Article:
A recent detailed analysis of several brands of commercially available salt showed that, after opening, iodine is lost rapidly from the product. Once the container is exposed to air, iodine content is nearly gone within four weeks after opening (even faster under conditions of high humidity). The study suggests that, even among people who use the salt shaker frequently for cooking and food, daily iodine intake may be below the recommended daily intake.10

Your Iodized Salt Isn’t So Iodized

The majority of salt used in processed foods is not iodized. While dairy products and baked foods (bread and related products) were formerly substantial sources of iodine, the iodine content of these foods has dropped due to changing practices by dairy producers and bakers.10-12

There’s no question that iodized salt worked to stop goiters during a time when the entire family liberally used salt, causing mothers to buy another canister every couple of months. But with modern efforts to reduce salt, a single canister can last 6 months or longer—completely devoid of iodine.

Does No Goiter Mean Perfect Thyroid Health?

How much iodine is necessary for ideal health? Over the years since iodine and thyroid disease have been connected, the absence of goiter has been used as the index of iodine adequacy. Goiter suggests inadequate iodine; no goiter means sufficient iodine. (Note: While most goiters suggest low iodine, other conditions can occasionally be at fault, such as the overactive thyroid of Graves’ disease.)13

Twentieth century overuse of iodized salt led to complacency. Since iodized salts erase most goiters, medical professionals and the pubic mistakenly believed they knew what they needed about iodine. But does alleviating goiter also mean that thyroid function is optimized? If goiter represents the visible manifestation of hypothyroidism, is there an intake of iodine that can further improve thyroid function, even after goiter is reversed or suppressed?

The current RDA for iodine of 150 mcg per day for non-pregnant adults is indeed sufficient to prevent or reverse goiter. Iodine intake below the RDA over months to years leads to a thyroid gland that enlarges, or “hypertrophies,” an attempt to overcompensate by growing larger and thus better able to extract the little iodine available from the blood. If iodine deficiency continues, production of thyroid hormones, T3 and T4, begins to suffer, and hypothyroidism (low thyroid hormone levels) ensues. To counterbalance this, the pituitary gland produces higher levels of thyroid-stimulating hormone (TSH); TSH increases the production of T4—sometimes back to normal levels early on—and also stimulates thyroid growth.14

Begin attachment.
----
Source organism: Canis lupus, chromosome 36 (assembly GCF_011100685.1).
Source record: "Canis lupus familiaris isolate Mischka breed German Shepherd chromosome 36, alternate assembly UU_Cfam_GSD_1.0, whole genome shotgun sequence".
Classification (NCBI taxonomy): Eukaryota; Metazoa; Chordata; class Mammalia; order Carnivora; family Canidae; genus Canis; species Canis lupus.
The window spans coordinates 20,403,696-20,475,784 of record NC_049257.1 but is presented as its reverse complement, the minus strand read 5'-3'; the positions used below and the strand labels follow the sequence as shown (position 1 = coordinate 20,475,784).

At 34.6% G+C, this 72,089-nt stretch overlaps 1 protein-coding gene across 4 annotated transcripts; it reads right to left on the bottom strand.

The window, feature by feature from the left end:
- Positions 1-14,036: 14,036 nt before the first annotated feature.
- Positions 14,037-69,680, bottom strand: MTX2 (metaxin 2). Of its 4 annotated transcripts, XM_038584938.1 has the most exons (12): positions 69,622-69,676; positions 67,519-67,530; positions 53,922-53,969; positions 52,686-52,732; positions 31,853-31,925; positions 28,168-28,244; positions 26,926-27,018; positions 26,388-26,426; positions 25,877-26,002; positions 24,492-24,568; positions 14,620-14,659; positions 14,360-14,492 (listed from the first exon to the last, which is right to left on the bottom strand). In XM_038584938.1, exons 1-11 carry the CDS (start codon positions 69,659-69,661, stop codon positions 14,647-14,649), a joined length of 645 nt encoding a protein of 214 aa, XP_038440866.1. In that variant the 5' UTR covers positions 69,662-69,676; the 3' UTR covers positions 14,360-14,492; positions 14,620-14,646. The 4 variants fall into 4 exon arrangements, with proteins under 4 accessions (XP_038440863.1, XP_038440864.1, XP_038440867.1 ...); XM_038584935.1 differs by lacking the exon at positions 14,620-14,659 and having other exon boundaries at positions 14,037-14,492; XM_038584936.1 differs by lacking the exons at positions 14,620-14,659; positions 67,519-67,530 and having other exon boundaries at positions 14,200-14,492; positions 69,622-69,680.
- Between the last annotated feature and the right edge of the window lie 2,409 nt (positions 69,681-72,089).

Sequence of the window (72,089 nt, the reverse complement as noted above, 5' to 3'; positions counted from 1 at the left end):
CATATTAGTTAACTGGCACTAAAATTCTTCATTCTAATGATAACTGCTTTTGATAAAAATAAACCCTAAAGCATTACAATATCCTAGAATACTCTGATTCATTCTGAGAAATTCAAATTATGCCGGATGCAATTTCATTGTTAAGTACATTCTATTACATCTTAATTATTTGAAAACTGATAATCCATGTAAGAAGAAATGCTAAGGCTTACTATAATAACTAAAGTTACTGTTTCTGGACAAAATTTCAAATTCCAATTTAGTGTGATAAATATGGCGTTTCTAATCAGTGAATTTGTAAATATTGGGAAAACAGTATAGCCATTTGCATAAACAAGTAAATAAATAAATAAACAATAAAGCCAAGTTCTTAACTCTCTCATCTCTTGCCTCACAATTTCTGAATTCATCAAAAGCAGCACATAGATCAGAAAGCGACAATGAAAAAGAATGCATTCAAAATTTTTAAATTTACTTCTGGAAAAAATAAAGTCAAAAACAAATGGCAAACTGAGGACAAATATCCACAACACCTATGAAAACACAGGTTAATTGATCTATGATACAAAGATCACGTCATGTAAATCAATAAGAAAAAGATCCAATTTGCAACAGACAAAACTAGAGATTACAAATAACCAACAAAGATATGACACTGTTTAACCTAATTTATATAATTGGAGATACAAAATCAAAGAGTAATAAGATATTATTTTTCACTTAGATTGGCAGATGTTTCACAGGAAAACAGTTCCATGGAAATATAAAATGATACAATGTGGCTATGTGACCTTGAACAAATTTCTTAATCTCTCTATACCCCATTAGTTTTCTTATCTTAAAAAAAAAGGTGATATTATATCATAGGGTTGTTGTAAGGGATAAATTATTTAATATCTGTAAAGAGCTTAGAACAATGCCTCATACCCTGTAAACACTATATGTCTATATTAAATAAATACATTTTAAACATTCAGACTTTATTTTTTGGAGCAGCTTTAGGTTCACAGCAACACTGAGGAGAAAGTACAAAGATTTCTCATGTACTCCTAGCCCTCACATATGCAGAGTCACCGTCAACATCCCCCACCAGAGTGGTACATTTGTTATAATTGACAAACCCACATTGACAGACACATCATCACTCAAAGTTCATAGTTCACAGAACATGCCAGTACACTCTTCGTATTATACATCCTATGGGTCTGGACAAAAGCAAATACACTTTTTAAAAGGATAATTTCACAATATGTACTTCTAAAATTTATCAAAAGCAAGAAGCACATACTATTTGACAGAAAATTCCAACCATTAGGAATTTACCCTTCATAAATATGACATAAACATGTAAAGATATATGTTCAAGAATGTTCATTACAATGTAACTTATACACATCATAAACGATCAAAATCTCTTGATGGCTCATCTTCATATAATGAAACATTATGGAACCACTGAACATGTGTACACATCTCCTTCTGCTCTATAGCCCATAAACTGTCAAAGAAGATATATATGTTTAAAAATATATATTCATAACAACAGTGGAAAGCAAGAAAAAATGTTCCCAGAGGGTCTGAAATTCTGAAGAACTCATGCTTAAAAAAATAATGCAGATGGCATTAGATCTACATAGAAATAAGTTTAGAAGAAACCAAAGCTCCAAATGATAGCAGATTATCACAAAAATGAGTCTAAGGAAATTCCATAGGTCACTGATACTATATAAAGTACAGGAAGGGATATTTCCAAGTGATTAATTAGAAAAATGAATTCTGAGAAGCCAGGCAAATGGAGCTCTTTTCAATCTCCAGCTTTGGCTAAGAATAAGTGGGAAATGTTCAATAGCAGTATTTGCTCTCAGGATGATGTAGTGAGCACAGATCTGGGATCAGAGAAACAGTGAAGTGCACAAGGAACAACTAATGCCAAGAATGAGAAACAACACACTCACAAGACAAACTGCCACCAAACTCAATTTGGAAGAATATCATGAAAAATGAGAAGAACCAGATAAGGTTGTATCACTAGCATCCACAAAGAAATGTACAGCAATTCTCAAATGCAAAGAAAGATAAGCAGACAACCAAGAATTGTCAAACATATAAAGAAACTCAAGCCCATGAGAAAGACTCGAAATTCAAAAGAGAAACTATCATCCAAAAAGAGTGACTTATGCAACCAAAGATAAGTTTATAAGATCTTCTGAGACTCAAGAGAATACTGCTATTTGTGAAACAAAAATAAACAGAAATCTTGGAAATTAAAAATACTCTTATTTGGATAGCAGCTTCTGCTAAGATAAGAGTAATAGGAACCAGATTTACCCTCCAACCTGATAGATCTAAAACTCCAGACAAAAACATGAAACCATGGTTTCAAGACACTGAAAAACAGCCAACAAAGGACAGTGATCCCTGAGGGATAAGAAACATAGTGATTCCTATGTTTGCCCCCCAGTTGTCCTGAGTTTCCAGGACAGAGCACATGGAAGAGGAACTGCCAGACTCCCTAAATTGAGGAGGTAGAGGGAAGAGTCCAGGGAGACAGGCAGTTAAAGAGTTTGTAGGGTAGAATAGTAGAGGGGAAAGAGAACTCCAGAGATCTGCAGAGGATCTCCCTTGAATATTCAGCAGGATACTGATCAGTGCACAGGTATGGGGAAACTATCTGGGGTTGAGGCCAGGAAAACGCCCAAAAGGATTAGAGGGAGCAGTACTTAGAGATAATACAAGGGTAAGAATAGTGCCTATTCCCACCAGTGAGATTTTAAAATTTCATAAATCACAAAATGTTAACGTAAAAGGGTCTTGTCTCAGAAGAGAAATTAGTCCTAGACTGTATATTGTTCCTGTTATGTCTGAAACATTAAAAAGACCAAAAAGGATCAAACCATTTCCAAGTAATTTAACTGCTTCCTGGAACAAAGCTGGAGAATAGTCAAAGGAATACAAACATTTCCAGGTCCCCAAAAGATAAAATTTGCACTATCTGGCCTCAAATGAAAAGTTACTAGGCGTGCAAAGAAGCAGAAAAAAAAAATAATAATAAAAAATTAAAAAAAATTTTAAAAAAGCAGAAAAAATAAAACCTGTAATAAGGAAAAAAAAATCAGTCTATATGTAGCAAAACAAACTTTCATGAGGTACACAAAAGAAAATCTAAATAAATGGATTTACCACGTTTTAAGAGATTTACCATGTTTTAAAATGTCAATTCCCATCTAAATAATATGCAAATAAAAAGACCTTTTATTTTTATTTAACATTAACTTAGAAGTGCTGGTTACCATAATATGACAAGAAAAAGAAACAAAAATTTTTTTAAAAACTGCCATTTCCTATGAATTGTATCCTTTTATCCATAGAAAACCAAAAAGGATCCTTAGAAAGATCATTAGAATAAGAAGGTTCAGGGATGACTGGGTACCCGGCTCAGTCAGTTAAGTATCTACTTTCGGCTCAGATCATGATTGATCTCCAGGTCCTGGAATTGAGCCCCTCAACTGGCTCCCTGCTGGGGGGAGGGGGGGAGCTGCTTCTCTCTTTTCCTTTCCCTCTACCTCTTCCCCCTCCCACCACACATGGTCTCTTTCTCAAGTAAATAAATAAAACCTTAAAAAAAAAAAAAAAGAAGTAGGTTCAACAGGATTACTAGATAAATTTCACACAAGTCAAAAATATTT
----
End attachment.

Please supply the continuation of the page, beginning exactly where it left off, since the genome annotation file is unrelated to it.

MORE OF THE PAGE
The Japanese provide some unique insights into higher intakes of iodine. Japanese consume a variety of foods from the ocean, including iodine-rich seaweeds like kelp and nori. Even foods grown in Japanese soil, such as fruits and vegetables, have iodine content several-fold higher than in most other parts of the world.15

Estimates of Japanese iodine intake vary widely, with values ranging from 378 mcg to as high as 13,800 mcg per day. The extraordinary range is partly due to the variable consumption of iodine-rich seaweeds.15-18 Because of the wide variation, Japanese researchers have argued that a “typical” Japanese intake of iodine is impossible to determine, though it is clearly several-fold higher than that of Americans.

What You Need to Know: Iodine Deficiency
  • Iodine Deficiency
    Iodine is an essential trace element that has origins in primitive life on earth as a rudimentary antioxidant, anti-infective, and metabolic control factor.
  • Iodized table salt was the solution offered in the early 20th century for epidemic iodine deficiency resulting in disfiguring goiters, or thyroid gland enlargement. Now that excessive salt use is discouraged by the American Heart Association, the American Medical Association, and other agencies, iodine deficiency is staging a comeback.
  • Iodine deficiency is proving to be a risk not only for goiter and low thyroid hormone levels (hypothyroidism), but also for fibrocystic breast disease and breast cancer. Iodine deficiency is suggested by blood tests that also suggest hypothyroidism (such as higher thyroid-stimulating hormone, or TSH).
  • The ideal dose for iodine is a topic of controversy. The Japanese obtain much greater quantities of iodine from habitual consumption of seaweed. Whether this provides lessons for non-Japanese populations is a fascinating question, though not fully settled.
  • Iodine supplementation is easy to accomplish using various forms of iodine, such as kelp tablets or Iodoral®.

Some authorities argue that greater iodine intake is responsible for the reduced incidence of fibrocystic breast disease, breast cancer, and thyroid disease in Japan.19 The evidence for a connection between iodine and fibrocystic breast disease is strongest.